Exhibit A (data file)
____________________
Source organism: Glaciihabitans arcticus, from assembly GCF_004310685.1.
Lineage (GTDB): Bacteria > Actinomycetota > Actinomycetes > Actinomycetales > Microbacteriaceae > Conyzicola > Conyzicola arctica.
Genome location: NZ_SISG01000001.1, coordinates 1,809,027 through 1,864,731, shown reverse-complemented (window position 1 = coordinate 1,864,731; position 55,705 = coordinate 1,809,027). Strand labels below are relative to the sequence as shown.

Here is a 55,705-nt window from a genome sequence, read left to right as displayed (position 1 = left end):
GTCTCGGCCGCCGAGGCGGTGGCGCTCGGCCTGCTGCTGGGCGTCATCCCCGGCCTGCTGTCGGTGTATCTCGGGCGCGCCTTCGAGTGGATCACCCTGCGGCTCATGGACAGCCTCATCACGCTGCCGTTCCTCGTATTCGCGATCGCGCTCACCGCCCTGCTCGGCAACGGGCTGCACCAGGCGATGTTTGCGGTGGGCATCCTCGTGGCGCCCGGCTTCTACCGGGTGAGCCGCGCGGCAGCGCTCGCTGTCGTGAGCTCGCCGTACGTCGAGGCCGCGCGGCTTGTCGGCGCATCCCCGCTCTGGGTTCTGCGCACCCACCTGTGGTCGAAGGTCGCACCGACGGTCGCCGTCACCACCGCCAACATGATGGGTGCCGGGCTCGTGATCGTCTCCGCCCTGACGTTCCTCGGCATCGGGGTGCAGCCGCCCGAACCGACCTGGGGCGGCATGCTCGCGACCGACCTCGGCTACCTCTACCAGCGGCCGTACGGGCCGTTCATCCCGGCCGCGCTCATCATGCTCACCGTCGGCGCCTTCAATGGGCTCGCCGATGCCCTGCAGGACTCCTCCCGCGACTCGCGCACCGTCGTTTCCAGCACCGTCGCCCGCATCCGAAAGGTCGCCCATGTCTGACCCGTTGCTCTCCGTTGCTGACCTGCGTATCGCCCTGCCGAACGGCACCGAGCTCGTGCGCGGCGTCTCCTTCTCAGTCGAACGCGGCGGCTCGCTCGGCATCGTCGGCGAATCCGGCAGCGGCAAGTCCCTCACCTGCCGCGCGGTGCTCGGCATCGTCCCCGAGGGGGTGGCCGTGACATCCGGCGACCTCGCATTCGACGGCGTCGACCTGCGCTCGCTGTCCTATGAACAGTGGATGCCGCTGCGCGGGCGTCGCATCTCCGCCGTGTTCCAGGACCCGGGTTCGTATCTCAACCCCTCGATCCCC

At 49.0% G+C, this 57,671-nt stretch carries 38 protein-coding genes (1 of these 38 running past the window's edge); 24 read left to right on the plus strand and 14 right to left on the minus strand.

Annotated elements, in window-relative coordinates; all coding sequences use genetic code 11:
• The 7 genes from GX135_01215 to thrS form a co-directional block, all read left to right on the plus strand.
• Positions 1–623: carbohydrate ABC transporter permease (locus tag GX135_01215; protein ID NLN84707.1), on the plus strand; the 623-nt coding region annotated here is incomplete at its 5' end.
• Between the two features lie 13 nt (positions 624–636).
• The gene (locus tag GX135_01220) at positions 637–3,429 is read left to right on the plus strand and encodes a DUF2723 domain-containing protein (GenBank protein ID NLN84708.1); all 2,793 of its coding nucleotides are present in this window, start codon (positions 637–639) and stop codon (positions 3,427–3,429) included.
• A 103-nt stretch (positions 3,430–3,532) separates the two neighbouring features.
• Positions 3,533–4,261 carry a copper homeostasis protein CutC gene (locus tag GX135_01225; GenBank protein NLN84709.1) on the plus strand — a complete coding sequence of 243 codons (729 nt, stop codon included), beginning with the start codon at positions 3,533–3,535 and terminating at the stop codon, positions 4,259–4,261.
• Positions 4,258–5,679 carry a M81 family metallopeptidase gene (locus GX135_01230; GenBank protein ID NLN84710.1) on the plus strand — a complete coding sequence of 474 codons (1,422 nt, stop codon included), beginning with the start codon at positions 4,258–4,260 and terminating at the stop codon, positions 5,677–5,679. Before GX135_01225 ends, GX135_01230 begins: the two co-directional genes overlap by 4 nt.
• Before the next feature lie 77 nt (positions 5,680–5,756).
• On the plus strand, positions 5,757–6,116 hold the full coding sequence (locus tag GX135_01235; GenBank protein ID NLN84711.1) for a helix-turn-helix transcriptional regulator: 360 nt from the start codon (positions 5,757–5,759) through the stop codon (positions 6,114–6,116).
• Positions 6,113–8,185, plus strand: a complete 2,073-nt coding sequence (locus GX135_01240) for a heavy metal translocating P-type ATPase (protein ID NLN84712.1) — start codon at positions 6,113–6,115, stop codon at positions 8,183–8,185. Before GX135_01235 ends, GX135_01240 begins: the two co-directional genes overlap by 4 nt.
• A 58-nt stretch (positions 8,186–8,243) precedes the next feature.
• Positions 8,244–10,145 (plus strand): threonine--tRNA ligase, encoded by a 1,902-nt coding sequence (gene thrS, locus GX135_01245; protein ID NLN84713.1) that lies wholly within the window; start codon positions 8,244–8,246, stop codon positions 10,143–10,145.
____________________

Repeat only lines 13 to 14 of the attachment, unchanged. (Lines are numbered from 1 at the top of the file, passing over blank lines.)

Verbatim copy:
• Positions 3,533–4,261 carry a copper homeostasis protein CutC gene (locus tag GX135_01225; GenBank protein NLN84709.1) on the plus strand — a complete coding sequence of 243 codons (729 nt, stop codon included), beginning with the start codon at positions 3,533–3,535 and terminating at the stop codon, positions 4,259–4,261.
• Positions 4,258–5,679 carry a M81 family metallopeptidase gene (locus GX135_01230; GenBank protein ID NLN84710.1) on the plus strand — a complete coding sequence of 474 codons (1,422 nt, stop codon included), beginning with the start codon at positions 4,258–4,260 and terminating at the stop codon, positions 5,677–5,679. Before GX135_01225 ends, GX135_01230 begins: the two co-directional genes overlap by 4 nt.